The CII's Emma Ann Hughes talks to industry players about how to spot the insurtech giants of the future.
For today's tech startup to become tomorrow's tech giant, critical mass is key. Take social media -- for every Facebook, there are hundreds of rivals such as MySpace, BeBo and Friends Reunited that failed to reach the global penetration of Mark Zuckerberg's multibillion-pound social media giant.
While the insurance profession is united in recognising that insurtech is set to transform the way policies are underwritten and how claims are paid, there is far less consensus on how to spot the startups that will rise to the top and those that will crash and burn.
Glynn Austen-Brown, global insurtech lead at PWC, says the insurance market offers some of the largest opportunities, with the potential for about £50bn of revenue to be created by insurtech.
A survey conducted by PWC found that more than 80% of insurance CEOs said artificial intelligence was already part of their business model or would be incorporated within three years.
Clearly, the opportunity for insurtech startups to become tech giants is huge.
Mr Austen-Brown says: "So-called insurtech firms are looking to capitalise on this by providing innovative plug-and-play solutions to incumbents, therefore creating more tech-enabled and responsive solutions."
Professional services firm PWC has created the Scale InsurTech programme, in a bid to spot insurtech startups with great potential and assist them with strategies to achieve critical mass.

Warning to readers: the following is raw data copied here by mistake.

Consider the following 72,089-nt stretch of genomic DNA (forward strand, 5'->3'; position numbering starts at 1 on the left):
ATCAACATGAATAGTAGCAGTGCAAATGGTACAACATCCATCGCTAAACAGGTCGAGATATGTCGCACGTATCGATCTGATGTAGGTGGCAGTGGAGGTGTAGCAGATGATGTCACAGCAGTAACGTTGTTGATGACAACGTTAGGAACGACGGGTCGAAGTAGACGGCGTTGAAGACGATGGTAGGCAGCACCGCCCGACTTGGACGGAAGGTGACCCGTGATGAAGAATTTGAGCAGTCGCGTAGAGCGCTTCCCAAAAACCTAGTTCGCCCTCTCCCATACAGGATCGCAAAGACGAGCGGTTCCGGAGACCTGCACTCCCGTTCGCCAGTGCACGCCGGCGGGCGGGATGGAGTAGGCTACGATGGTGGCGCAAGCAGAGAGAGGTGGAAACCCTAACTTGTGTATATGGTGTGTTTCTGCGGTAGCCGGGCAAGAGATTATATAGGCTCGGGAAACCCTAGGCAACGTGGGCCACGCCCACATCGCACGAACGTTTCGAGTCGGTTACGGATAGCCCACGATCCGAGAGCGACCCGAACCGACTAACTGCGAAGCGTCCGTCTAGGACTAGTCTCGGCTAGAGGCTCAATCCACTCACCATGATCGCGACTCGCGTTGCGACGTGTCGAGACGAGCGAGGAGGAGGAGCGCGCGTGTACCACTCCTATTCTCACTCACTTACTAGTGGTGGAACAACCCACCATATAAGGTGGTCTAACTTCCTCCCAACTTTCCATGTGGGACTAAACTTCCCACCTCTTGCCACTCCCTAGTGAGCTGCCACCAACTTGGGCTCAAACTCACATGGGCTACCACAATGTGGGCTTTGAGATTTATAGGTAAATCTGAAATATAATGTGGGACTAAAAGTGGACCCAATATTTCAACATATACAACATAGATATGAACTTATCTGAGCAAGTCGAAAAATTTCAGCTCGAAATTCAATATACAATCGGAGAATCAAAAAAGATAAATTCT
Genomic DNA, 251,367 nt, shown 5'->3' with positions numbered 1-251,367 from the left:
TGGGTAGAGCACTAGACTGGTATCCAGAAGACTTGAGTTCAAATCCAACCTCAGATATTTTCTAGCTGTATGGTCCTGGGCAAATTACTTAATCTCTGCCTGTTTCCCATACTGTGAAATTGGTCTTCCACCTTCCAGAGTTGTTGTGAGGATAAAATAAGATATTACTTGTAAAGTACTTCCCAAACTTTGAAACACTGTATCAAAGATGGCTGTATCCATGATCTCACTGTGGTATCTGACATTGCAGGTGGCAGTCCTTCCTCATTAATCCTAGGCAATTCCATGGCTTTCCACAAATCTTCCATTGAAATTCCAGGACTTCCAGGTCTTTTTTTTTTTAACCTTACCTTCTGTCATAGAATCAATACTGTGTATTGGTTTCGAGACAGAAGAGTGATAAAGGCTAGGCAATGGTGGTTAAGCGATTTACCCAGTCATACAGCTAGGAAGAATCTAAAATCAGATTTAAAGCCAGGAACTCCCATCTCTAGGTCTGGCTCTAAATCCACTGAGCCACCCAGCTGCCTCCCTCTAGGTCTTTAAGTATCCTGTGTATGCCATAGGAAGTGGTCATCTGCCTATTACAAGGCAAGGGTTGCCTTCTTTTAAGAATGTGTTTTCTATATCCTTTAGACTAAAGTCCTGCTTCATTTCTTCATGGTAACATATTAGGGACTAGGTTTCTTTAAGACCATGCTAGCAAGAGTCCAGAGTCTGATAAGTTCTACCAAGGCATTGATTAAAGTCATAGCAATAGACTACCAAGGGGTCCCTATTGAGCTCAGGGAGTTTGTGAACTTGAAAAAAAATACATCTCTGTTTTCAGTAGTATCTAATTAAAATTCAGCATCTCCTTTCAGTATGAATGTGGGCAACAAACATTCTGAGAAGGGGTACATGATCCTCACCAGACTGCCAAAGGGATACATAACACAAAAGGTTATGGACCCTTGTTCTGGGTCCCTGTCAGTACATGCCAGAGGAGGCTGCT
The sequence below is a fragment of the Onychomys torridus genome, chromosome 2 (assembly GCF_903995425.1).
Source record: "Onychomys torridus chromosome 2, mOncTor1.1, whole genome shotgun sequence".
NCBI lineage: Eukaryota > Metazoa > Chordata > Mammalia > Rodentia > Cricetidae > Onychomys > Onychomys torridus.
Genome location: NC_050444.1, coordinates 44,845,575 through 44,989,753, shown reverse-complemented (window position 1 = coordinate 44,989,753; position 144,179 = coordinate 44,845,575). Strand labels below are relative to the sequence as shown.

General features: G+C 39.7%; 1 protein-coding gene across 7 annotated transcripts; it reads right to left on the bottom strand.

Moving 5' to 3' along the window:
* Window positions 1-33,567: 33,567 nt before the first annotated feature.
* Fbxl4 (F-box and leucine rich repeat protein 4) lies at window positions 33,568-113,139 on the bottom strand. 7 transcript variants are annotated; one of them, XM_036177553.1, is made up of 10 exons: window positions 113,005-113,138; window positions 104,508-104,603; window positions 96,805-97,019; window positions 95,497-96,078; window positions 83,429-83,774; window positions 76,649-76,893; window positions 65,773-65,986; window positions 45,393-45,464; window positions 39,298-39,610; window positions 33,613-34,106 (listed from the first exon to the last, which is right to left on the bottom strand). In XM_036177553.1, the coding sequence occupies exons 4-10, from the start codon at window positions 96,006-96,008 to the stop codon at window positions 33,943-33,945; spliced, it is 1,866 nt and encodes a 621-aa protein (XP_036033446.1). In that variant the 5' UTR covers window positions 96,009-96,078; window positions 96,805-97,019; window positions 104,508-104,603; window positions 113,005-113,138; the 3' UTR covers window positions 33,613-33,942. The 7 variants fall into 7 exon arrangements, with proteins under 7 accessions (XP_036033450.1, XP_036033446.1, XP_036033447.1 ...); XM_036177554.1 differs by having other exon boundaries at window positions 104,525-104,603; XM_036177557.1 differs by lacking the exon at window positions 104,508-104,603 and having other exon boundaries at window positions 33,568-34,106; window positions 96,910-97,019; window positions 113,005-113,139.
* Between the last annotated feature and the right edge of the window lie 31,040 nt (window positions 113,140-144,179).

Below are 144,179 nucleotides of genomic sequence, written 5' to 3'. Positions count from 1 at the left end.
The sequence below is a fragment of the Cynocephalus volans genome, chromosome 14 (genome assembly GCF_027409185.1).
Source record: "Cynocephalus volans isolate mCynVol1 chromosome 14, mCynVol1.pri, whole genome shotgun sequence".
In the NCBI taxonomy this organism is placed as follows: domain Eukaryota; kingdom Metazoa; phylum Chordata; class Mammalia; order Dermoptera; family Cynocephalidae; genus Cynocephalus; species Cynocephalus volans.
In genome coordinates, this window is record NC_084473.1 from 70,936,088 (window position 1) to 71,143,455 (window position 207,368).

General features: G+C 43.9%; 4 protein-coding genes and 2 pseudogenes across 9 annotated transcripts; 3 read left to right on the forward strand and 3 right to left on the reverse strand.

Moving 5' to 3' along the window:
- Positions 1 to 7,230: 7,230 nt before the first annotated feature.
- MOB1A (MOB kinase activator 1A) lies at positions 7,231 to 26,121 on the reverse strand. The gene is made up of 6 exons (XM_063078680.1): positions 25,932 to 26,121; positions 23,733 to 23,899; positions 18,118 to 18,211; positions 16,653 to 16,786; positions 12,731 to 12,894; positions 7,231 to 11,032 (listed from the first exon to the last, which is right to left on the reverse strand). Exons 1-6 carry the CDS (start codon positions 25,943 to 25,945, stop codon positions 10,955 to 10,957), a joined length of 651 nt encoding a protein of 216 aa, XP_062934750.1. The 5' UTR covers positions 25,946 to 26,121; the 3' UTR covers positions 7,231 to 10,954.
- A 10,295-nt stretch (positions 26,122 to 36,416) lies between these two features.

PWC's scale-up programme aims to deliver the tools, knowledge and networks to help these firms scale successfully. As a result of this programme, eight businesses were identified by PWC in July as having great potential to scale within the insurance profession.
According to PWC, the insurtech firms to watch are:
1) Artesian Risk & Compliance Hub -- lets companies automate risk assessment to allow the automation of underwriting.
2) Artificial -- helps insurers, brokers and MGAs with the distribution, pricing and negotiation of risk.
3) Atidot -- a cloud-based platform giving life insurers data-driven insights to inform decision-making and develop new business strategies. The insurtech provider allows insurers to take control of existing data to improve understanding of customers' behaviour.
4) Data-XL aims to help insurance companies manage their price variable through following the model of retail companies. It has developed two plug-and-play solutions -- price optimisation and supplier overcharge detection.
5) Innovative Applications produces AI software. It has developed machine-learning algorithms and built a protection platform consisting of three pillars specifically designed under the concept ofhuman behaviour.
6) Phinsys -- a platform of intelligent finance automation tools, to deliver systematic controls to optimise the financial close and reporting process.
7) The Reg Network addresses issues around legal and regulatory risk processes by automating the management of due diligence and compliance assessments.
8) Squirro -- a self-learning AI platform keeping insurers in the know and recommending what is next. Ready-made applications help deal with customer relationship management and more efficient underwriting.
Dr Andrew Johnston, global head of insurtech at Willis Re, says it is important to watch this part of the market, as the value created by some insurtechs in the years to come will be significant.
Dr Johnston's view is one shared by Ben Nicholls, global leader of Willis Re's alternative distribution operations.
Mr Nicholls says: "Only a few speciality insurers have begun to use technologically-sound systems extensively.
"The evolution is relatively slow, but we are now meeting a number of insurtech businesses that seem genuinely to have cracked it."
Emma Ann Hughes is communications director of the CII